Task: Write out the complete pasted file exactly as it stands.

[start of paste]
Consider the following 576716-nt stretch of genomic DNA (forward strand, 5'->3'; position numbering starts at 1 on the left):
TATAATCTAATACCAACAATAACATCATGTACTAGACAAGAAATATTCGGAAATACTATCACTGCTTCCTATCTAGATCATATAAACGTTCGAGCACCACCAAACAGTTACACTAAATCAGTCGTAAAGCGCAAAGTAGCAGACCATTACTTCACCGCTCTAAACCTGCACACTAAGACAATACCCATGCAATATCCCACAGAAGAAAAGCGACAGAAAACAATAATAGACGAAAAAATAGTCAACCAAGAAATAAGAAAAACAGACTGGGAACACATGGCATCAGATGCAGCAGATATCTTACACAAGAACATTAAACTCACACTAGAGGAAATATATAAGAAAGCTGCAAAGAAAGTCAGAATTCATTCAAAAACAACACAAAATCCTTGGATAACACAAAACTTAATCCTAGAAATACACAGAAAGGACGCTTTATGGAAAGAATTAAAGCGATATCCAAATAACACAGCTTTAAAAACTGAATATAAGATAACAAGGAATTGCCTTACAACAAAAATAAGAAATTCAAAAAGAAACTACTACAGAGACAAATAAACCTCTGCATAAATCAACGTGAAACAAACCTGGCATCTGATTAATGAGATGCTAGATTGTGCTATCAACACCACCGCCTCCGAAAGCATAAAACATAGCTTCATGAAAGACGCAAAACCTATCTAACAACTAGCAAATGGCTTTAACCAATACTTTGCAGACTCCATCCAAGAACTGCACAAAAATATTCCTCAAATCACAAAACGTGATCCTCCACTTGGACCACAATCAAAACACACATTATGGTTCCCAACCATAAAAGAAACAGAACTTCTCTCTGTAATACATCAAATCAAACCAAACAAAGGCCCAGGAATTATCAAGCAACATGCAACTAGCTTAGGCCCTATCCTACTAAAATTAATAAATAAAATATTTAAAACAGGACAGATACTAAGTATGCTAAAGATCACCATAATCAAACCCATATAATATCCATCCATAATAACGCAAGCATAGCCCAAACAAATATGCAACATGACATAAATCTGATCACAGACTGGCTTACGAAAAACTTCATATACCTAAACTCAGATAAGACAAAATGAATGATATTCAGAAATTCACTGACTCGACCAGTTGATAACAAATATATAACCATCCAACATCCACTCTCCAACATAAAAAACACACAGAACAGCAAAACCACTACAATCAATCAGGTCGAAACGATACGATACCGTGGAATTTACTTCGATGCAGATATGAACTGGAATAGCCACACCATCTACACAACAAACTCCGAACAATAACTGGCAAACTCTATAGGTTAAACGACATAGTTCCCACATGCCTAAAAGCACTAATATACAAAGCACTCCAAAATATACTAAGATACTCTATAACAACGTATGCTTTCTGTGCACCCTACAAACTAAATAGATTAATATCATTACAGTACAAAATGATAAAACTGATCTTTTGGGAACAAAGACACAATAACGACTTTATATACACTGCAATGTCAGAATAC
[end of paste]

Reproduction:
Consider the following 576716-nt stretch of genomic DNA (forward strand, 5'->3'; position numbering starts at 1 on the left):
TATAATCTAATACCAACAATAACATCATGTACTAGACAAGAAATATTCGGAAATACTATCACTGCTTCCTATCTAGATCATATAAACGTTCGAGCACCACCAAACAGTTACACTAAATCAGTCGTAAAGCGCAAAGTAGCAGACCATTACTTCACCGCTCTAAACCTGCACACTAAGACAATACCCATGCAATATCCCACAGAAGAAAAGCGACAGAAAACAATAATAGACGAAAAAATAGTCAACCAAGAAATAAGAAAAACAGACTGGGAACACATGGCATCAGATGCAGCAGATATCTTACACAAGAACATTAAACTCACACTAGAGGAAATATATAAGAAAGCTGCAAAGAAAGTCAGAATTCATTCAAAAACAACACAAAATCCTTGGATAACACAAAACTTAATCCTAGAAATACACAGAAAGGACGCTTTATGGAAAGAATTAAAGCGATATCCAAATAACACAGCTTTAAAAACTGAATATAAGATAACAAGGAATTGCCTTACAACAAAAATAAGAAATTCAAAAAGAAACTACTACAGAGACAAATAAACCTCTGCATAAATCAACGTGAAACAAACCTGGCATCTGATTAATGAGATGCTAGATTGTGCTATCAACACCACCGCCTCCGAAAGCATAAAACATAGCTTCATGAAAGACGCAAAACCTATCTAACAACTAGCAAATGGCTTTAACCAATACTTTGCAGACTCCATCCAAGAACTGCACAAAAATATTCCTCAAATCACAAAACGTGATCCTCCACTTGGACCACAATCAAAACACACATTATGGTTCCCAACCATAAAAGAAACAGAACTTCTCTCTGTAATACATCAAATCAAACCAAACAAAGGCCCAGGAATTATCAAGCAACATGCAACTAGCTTAGGCCCTATCCTACTAAAATTAATAAATAAAATATTTAAAACAGGACAGATACTAAGTATGCTAAAGATCACCATAATCAAACCCATATAATATCCATCCATAATAACGCAAGCATAGCCCAAACAAATATGCAACATGACATAAATCTGATCACAGACTGGCTTACGAAAAACTTCATATACCTAAACTCAGATAAGACAAAATGAATGATATTCAGAAATTCACTGACTCGACCAGTTGATAACAAATATATAACCATCCAACATCCACTCTCCAACATAAAAAACACACAGAACAGCAAAACCACTACAATCAATCAGGTCGAAACGATACGATACCGTGGAATTTACTTCGATGCAGATATGAACTGGAATAGCCACACCATCTACACAACAAACTCCGAACAATAACTGGCAAACTCTATAGGTTAAACGACATAGTTCCCACATGCCTAAAAGCACTAATATACAAAGCACTCCAAAATATACTAAGATACTCTATAACAACGTATGCTTTCTGTGCACCCTACAAACTAAATAGATTAATATCATTACAGTACAAAATGATAAAACTGATCTTTTGGGAACAAAGACACAATAACGACTTTATATACACTGCAATGTCAGAATAC